Since the National Law was introduced, the AMC has developed templates for reporting accreditation findings against the accreditation standards, to support the AMC governing body making a decision on whether standards are met or substantially met. This revised reporting format provides a more detailed assessment of each program and provider against the accreditation standards than was provided in AMC reports before the National Law was introduced. Because it had enhanced the level of detail by providing a public statement of findings against each standard, the AMC decided that it needed a clear mechanism to facilitate consistency between AMC assessments of providers and programs against the standards.
Inter-agency collaboration to create efficiencies – a pilot between ANMAC and the Tertiary Education Quality Standards Agency (TEQSA)
The project was the first and currently only formal inter-agency arrangement conducted to identify: similarities in organisational requirements/processes, areas for collaboration; opportunities for sharing resources and the feasibility of a mutual recognition system in the assessment and accreditation of Australian higher education providers.
In 2014, the ADC engaged with many of the specialist academies and societies to identify how the duplication of effort could be reduced and the two processes aligned. A revised ADC accreditation process for specialist dental programs was developed that required a specialist assessor to be included in the ADC SET for each specialist program being reviewed. Each of the relevant academies or societies were invited to nominate members to the pool of ADC Accreditation Assessors to fill these roles.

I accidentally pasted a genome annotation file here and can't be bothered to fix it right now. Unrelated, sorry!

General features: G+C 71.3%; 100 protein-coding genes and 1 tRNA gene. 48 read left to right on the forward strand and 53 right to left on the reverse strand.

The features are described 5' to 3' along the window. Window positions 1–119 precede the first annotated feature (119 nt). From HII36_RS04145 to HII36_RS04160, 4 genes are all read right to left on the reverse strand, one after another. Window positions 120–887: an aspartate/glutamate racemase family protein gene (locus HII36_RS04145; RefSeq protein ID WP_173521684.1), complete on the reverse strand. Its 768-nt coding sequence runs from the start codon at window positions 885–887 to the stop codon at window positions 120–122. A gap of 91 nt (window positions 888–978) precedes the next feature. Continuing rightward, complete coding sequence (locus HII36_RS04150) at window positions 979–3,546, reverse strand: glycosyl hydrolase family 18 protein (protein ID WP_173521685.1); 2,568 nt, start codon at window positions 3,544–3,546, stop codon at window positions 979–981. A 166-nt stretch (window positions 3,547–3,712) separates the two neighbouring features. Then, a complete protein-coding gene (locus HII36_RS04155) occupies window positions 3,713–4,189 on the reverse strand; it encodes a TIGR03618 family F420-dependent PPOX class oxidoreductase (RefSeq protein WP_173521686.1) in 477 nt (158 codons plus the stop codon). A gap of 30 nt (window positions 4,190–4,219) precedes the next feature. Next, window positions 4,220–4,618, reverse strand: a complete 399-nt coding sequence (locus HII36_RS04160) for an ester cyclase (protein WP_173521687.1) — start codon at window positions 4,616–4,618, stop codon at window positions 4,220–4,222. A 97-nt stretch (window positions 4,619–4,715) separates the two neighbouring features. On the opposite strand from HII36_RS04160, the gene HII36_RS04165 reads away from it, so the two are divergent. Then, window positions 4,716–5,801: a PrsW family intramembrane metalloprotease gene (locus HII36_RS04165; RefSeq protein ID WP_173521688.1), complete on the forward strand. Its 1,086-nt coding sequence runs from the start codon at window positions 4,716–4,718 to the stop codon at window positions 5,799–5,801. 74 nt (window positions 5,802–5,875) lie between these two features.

In 2014 the ADC agreed on a gradual shift to more risk-based accreditation processes. In this case, risk was defined as the risk of a program failing to meet one or more of the ADC Accreditation Standards. The desired end goal of such a shift is that programs deemed to be at low risk of not meeting the Accreditation Standards can be subject to a more focussed and ‘right touch’ accreditation process, while those deemed to be at higher risk of not meeting the accreditation standards can be subject to a more rigorous accreditation process. As a first step on this journey the ADC revised its annual reporting process to focus on the collection of ‘risk data’ for each accredited program.
At the beginning of 2014 the ADC, in partnership with the DC(NZ), undertook to fundamentally review and revise its accreditation standards. A Program Accreditation Standards Steering Committee was formed to oversee the review process and as well as including representatives from the dental profession it also included representatives from the Australian and NZ Podiatry Accreditation Council, Council on Chiropractic Education Australasia and Australian Psychology Accreditation Council.
With the introduction of ADC’s new Accreditation Standards for Dental Practitioner Programs (the Accreditation Standards) at the beginning of 2016 the ADC accreditation process has moved to a much stronger focus on program outcomes. To this end, from 2016 the ADC is offering a free annual written examination for dental students to be conducted part way through the students’ final year. This will be a standardised examination provided by the ADC to all dental program providers that wish to participate in this benchmarking exercise. Participation is not mandated.
The ADC Accreditation Monitoring Framework was introduced in 2014 and updated in 2016. Distributed to all providers of ADC accredited programs and available on the ADC website the Framework provides clarity on the key accreditation monitoring activities undertaken by the ADC to ensure that accredited programs continue to meet the ADC Accreditation Standards for Dental Practitioner Programs (the Accreditation Standards).